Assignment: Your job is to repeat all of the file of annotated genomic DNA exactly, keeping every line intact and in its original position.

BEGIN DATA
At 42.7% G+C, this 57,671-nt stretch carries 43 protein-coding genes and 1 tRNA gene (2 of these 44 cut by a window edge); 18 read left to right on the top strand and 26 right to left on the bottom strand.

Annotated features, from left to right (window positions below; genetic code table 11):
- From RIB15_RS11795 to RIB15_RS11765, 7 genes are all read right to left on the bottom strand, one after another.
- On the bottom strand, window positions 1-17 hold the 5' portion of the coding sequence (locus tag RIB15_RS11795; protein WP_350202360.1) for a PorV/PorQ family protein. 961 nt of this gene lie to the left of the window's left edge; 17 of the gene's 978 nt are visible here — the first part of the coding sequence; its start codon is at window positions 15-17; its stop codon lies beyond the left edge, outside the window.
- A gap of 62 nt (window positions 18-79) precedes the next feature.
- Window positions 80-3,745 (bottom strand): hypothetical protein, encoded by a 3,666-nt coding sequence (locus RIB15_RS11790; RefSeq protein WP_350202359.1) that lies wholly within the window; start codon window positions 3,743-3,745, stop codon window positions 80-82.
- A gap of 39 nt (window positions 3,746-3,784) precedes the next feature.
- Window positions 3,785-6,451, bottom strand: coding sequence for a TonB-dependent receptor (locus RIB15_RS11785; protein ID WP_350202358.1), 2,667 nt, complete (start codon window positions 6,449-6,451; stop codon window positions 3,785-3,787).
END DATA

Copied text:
At 42.7% G+C, this 57,671-nt stretch carries 43 protein-coding genes and 1 tRNA gene (2 of these 44 cut by a window edge); 18 read left to right on the top strand and 26 right to left on the bottom strand.

Annotated features, from left to right (window positions below; genetic code table 11):
- From RIB15_RS11795 to RIB15_RS11765, 7 genes are all read right to left on the bottom strand, one after another.
- On the bottom strand, window positions 1-17 hold the 5' portion of the coding sequence (locus tag RIB15_RS11795; protein WP_350202360.1) for a PorV/PorQ family protein. 961 nt of this gene lie to the left of the window's left edge; 17 of the gene's 978 nt are visible here — the first part of the coding sequence; its start codon is at window positions 15-17; its stop codon lies beyond the left edge, outside the window.
- A gap of 62 nt (window positions 18-79) precedes the next feature.
- Window positions 80-3,745 (bottom strand): hypothetical protein, encoded by a 3,666-nt coding sequence (locus RIB15_RS11790; RefSeq protein WP_350202359.1) that lies wholly within the window; start codon window positions 3,743-3,745, stop codon window positions 80-82.
- A gap of 39 nt (window positions 3,746-3,784) precedes the next feature.
- Window positions 3,785-6,451, bottom strand: coding sequence for a TonB-dependent receptor (locus RIB15_RS11785; protein ID WP_350202358.1), 2,667 nt, complete (start codon window positions 6,449-6,451; stop codon window positions 3,785-3,787).